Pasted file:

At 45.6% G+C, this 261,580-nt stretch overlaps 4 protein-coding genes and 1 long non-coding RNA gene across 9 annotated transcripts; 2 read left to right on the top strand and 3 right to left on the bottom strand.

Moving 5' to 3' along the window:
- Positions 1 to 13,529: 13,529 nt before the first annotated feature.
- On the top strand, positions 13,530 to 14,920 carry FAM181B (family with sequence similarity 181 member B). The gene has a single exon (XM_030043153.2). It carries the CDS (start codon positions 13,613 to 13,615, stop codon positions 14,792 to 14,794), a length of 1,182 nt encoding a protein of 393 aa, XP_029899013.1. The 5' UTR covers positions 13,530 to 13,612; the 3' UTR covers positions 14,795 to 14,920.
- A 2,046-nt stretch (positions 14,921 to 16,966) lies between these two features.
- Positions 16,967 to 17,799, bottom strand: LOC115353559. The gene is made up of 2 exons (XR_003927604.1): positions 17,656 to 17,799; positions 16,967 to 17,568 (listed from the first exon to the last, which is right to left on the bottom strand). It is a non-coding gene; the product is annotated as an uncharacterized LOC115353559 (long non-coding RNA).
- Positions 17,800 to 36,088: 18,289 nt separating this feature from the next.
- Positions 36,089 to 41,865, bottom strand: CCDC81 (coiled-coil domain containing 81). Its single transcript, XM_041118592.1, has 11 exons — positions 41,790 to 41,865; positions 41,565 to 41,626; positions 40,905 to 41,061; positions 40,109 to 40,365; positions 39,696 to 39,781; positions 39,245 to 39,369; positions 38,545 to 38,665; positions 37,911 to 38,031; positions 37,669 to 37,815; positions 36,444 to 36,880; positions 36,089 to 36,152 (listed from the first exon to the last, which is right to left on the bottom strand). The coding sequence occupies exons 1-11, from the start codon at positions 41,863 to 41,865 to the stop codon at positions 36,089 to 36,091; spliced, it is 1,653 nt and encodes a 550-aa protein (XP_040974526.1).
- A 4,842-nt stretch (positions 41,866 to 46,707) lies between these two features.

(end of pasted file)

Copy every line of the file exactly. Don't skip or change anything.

At 45.6% G+C, this 261,580-nt stretch overlaps 4 protein-coding genes and 1 long non-coding RNA gene across 9 annotated transcripts; 2 read left to right on the top strand and 3 right to left on the bottom strand.

Moving 5' to 3' along the window:
- Positions 1 to 13,529: 13,529 nt before the first annotated feature.
- On the top strand, positions 13,530 to 14,920 carry FAM181B (family with sequence similarity 181 member B). The gene has a single exon (XM_030043153.2). It carries the CDS (start codon positions 13,613 to 13,615, stop codon positions 14,792 to 14,794), a length of 1,182 nt encoding a protein of 393 aa, XP_029899013.1. The 5' UTR covers positions 13,530 to 13,612; the 3' UTR covers positions 14,795 to 14,920.
- A 2,046-nt stretch (positions 14,921 to 16,966) lies between these two features.
- Positions 16,967 to 17,799, bottom strand: LOC115353559. The gene is made up of 2 exons (XR_003927604.1): positions 17,656 to 17,799; positions 16,967 to 17,568 (listed from the first exon to the last, which is right to left on the bottom strand). It is a non-coding gene; the product is annotated as an uncharacterized LOC115353559 (long non-coding RNA).
- Positions 17,800 to 36,088: 18,289 nt separating this feature from the next.
- Positions 36,089 to 41,865, bottom strand: CCDC81 (coiled-coil domain containing 81). Its single transcript, XM_041118592.1, has 11 exons — positions 41,790 to 41,865; positions 41,565 to 41,626; positions 40,905 to 41,061; positions 40,109 to 40,365; positions 39,696 to 39,781; positions 39,245 to 39,369; positions 38,545 to 38,665; positions 37,911 to 38,031; positions 37,669 to 37,815; positions 36,444 to 36,880; positions 36,089 to 36,152 (listed from the first exon to the last, which is right to left on the bottom strand). The coding sequence occupies exons 1-11, from the start codon at positions 41,863 to 41,865 to the stop codon at positions 36,089 to 36,091; spliced, it is 1,653 nt and encodes a 550-aa protein (XP_040974526.1).
- A 4,842-nt stretch (positions 41,866 to 46,707) lies between these two features.